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Google: No Benefit to An Artificially Flat URL Structure

Google isn't concerned with how many slashes there are in a URL, so there's no need for an artificially flat URL structure.

Google: No Benefit to An Artificially Flat URL Structure

Google’s John Mueller says there’s no benefit to having an artificially flat URL structure compared to one that shows directory depth.

The number of slashes in a URL is by no means an indicator of how important a page is, or how likely Google is to surface the page in search results.

This topic is discussed during the Google Search Central SEO hangout recorded on March 26.

A site owner submits a question about URL structure asking Mueller his thoughts on short URLs versus URLs that show directory depth.

Here is his response.

Google’s John Mueller on URLs With Directory Depth

As it relates to directory depth in URLs, the site owner is of the understanding that it’s not a bad thing to show users where they are in a site.

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Mueller agrees with that presumption, saying “Yes, absolutely.”

The URL structure of a site is something that can be used however the site owner prefers, Mueller says:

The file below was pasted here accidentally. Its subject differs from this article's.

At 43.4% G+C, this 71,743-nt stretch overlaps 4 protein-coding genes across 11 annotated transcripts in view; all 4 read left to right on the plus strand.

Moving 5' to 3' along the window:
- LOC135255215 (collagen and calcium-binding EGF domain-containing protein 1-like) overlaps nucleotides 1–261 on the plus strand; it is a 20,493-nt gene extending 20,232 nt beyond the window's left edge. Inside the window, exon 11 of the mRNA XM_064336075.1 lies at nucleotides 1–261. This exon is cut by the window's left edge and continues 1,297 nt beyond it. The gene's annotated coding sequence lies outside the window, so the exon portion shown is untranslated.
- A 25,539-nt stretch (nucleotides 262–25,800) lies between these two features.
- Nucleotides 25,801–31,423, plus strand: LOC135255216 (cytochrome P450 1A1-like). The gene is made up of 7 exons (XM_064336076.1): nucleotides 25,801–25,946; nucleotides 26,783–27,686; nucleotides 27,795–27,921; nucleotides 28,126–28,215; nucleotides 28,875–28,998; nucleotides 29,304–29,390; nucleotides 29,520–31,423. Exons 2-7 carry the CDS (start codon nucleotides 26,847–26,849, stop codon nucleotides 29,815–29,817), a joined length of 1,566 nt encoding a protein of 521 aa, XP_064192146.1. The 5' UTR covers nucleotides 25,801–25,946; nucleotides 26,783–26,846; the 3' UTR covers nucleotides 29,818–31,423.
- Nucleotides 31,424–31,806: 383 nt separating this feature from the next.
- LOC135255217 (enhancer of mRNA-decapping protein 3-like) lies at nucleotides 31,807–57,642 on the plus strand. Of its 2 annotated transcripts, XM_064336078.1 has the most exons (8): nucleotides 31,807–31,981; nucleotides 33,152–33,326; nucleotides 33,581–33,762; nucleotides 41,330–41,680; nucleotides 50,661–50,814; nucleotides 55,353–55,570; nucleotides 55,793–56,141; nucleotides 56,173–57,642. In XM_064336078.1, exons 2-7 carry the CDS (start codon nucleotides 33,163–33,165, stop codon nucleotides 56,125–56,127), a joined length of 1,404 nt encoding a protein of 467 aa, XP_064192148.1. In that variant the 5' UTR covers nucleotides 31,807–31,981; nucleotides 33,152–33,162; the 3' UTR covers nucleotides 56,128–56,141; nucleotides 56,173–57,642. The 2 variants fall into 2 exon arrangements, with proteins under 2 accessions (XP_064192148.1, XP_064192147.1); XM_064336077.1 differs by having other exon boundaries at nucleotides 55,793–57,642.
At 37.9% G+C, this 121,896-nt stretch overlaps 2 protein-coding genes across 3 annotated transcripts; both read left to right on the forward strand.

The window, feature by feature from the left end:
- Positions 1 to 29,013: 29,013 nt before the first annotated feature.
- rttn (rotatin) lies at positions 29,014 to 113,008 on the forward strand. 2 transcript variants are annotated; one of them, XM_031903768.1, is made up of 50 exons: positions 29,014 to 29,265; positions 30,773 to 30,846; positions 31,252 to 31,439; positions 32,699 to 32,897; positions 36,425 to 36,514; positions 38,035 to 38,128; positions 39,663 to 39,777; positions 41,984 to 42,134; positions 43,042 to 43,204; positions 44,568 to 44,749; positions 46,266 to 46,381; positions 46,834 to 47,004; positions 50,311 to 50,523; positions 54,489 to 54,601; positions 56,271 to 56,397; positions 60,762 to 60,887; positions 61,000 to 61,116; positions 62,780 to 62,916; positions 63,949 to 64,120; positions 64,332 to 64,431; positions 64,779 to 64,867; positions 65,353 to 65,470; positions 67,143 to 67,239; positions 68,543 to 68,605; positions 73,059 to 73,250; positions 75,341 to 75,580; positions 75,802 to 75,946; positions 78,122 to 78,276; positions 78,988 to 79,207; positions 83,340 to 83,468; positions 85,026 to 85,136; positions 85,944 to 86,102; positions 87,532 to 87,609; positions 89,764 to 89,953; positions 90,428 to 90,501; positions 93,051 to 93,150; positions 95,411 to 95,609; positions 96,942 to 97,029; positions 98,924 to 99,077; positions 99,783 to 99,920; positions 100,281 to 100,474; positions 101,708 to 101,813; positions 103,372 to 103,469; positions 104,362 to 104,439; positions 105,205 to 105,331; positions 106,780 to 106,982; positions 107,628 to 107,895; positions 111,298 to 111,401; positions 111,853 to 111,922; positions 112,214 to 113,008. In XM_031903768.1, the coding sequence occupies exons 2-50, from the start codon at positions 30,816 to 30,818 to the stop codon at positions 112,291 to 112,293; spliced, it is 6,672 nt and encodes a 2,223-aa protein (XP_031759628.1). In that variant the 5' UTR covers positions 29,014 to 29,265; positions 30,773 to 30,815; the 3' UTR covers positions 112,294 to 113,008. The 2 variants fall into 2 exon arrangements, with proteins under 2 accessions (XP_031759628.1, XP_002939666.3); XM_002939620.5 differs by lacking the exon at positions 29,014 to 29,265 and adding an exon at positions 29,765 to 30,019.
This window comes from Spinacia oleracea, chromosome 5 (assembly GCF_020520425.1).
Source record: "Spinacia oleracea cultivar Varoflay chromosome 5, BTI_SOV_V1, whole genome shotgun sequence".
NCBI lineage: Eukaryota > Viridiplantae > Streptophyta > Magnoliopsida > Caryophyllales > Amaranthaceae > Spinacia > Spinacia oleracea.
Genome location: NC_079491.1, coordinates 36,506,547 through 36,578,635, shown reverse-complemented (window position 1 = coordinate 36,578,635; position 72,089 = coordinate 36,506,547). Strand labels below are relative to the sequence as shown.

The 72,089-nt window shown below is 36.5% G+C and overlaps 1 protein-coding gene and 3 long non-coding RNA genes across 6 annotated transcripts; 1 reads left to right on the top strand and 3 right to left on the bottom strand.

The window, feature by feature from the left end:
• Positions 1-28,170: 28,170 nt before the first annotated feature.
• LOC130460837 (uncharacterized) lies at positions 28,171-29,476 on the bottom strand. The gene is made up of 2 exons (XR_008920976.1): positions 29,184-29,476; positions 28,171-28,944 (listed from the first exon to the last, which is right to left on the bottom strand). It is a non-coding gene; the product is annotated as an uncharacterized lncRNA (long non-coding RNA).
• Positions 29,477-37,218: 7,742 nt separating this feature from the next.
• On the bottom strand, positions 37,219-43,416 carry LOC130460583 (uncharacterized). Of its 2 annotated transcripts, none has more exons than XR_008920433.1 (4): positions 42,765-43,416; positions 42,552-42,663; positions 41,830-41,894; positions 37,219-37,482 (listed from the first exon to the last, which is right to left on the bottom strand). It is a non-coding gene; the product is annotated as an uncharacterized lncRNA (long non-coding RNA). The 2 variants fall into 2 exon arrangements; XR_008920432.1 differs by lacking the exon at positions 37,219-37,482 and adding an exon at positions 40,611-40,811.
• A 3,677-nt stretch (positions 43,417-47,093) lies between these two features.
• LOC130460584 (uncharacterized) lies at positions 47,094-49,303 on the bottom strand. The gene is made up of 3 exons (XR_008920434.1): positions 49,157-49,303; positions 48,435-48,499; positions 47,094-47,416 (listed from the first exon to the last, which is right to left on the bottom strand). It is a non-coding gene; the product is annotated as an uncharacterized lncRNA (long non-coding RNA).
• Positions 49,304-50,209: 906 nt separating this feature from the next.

“So if essentially the URL structure that you have on your site is something that you can use however you want. Google does not count the number of slashes in your URLs and say: “oh this is like five levels down therefore we will not show it as visibly in search.””

It’s not necessary to have an artificially flat URL structure. That refers to a structure where it looks like every page is one click away from the home page, when in reality they may be several levels deep.

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The fewer clicks it takes to get to a page from the home page is a signal to Google about how important the page is. But there’s no way to fabricate that signal with a flat URL structure.

“You don’t have to have kind of an artificially flat directory structure. So from that point of view, if you have a directory structure that users can recognize and where you can tell that sometimes people are like even typing in the URL, or copy and pasting parts of a URL together, I think that’s perfectly fine. There’s no need to hide that kind of URL structure from users by doing URL rewriting or anything like that.”

Google treats URLs as identifiers of content, not as a way to understand site structure. That’s what Google’s web crawlers are for.

It’s completely up to the individual site owner whether they prefer a flat URL structure or one with depth. It will not help or harm a site by going either way.

“For the most part we treat URLs as identifiers of content. We don’t try to understand the site structure based on the URL. So essentially setting up your URL however you want is our recommendation there. It’s definitely not the case that you need to artificially make it look different.”

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Hear the full question and answer in the video below:

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Matt Southern

Lead News Writer at Search Engine Journal

Matt Southern has been the lead news writer at Search Engine Journal since 2013. With a degree in communications, Matt ... [Read full bio]

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